This corporate rivalry has implicitly snowballed into a battle of egos between Equity boss James Mwangi and Oigara.

But Oigara insists the idea of rivalry “is a creation of disingenuous journalists”.

“Race for what? The two biggest banks in China collaborate.”

The banks in question are the National Bank of China, and Industrial and Commercial Bank of China (ICBC).

He described his relationship with Mwangi as cordial.

“I look up to James as a person because he is a leader in the industry,” said Oigara. Occasionally, he said, their routes cross as they are in the same industry.

Indeed, another lesson Oigara learnt from Collymore is the need for more collaboration.

“We compete, but there are areas to collaborate in,” he said.

Through an industry-wide collaboration, Oigara said, they would achieve economies of scale in areas like big data, artificial intelligence and robotics.

He revealed they are working on a collaboration between KCB, M-Shwari, M-Pesa and Fuliza to create a common pool for lending products.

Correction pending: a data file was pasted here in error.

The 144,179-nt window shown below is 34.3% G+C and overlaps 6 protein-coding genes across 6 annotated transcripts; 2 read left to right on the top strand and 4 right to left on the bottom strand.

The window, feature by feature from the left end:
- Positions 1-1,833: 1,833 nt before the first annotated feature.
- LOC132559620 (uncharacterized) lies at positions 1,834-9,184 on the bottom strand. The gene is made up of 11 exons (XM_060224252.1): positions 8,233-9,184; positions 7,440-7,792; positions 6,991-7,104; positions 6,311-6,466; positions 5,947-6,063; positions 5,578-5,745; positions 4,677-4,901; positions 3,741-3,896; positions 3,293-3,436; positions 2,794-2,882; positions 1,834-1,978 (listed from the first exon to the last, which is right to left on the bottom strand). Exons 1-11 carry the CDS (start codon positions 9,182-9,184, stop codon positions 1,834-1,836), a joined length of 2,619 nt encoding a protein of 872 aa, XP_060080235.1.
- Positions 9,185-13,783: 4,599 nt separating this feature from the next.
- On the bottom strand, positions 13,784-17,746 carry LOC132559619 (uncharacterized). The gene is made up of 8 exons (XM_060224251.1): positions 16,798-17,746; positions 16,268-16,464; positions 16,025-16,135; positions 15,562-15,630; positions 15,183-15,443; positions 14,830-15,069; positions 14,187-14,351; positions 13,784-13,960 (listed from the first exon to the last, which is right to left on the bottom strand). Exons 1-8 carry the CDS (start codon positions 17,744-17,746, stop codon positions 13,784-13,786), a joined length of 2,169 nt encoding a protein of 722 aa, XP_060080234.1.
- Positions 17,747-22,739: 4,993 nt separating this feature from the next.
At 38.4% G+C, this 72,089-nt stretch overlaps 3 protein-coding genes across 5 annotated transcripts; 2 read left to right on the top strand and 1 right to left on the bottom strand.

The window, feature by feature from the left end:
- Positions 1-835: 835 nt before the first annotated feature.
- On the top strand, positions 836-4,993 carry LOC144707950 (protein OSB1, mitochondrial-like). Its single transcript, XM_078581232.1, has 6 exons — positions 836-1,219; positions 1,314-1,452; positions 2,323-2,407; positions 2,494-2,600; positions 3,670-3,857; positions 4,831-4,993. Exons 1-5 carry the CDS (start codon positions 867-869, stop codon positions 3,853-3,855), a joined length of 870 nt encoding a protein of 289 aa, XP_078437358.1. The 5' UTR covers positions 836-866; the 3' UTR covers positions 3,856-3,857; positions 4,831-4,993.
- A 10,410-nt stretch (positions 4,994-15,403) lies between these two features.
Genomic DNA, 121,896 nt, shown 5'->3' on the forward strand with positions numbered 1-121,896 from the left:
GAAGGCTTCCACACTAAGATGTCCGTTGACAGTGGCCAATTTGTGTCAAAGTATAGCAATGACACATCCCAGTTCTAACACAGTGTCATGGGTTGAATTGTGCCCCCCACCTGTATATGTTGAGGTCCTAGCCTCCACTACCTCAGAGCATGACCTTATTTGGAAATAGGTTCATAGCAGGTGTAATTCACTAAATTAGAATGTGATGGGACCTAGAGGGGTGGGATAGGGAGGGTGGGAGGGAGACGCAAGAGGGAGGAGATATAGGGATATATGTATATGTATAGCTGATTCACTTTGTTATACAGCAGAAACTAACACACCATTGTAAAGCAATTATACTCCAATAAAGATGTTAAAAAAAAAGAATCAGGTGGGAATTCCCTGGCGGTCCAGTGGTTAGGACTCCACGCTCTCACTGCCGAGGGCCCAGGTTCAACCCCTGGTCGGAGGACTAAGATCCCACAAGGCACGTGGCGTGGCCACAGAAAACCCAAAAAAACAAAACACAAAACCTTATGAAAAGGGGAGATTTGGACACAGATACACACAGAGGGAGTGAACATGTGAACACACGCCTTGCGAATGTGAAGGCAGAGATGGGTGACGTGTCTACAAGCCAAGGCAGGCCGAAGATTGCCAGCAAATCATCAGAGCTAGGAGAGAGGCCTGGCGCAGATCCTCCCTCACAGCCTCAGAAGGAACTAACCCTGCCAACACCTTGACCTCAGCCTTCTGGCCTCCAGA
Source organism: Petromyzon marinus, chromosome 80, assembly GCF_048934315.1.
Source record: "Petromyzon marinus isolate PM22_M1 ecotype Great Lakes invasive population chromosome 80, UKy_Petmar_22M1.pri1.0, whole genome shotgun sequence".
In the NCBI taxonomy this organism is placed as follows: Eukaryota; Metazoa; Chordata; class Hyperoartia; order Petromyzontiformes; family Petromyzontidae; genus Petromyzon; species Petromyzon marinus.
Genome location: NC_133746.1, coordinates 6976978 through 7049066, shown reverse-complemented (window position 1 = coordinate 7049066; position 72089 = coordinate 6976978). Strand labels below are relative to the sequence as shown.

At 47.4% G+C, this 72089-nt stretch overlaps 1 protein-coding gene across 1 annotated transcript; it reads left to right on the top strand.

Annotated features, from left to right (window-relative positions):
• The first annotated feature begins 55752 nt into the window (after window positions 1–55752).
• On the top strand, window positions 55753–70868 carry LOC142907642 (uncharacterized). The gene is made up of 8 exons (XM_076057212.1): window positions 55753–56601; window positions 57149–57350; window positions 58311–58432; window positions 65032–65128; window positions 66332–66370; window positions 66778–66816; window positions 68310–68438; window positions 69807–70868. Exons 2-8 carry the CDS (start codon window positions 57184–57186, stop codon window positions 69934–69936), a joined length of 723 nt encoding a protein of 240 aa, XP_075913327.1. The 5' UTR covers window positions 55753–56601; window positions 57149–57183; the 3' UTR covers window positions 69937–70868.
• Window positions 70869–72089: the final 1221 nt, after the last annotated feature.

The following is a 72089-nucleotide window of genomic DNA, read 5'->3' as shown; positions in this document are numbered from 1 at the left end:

“I think it will be the best innovation ever for customers in the market.”

But are bankers getting more than their fair share of economic output? 

“People say banks make a lot of money – banks make a lot of money because they hold the single largest asset.”

For example, should KCB’s plan to acquire two banks from Rwanda and Tanzania go through, the lender’s assets will cross the Sh1 trillion mark.

“There is not a single other organisation in our market that has reached a trillion shillings, except the government, in terms of assets.”

While banks were guilty of causing a recession in 2008, they might have redeemed themselves in the current Covid-19 crisis. Kenyan banks, in particular, Oigara said, have reached out and supported their customers during the crisis through restructuring of loans.

Banks have restructured loans valued at Sh1.38 trillion since March.

If Martin Oduor is like the Bible’s Moses who led KCB from the bondage of mismanagement, Oigara believes he is like his namesake Joshua, and will lead the lender into the promised land; a digital revolution.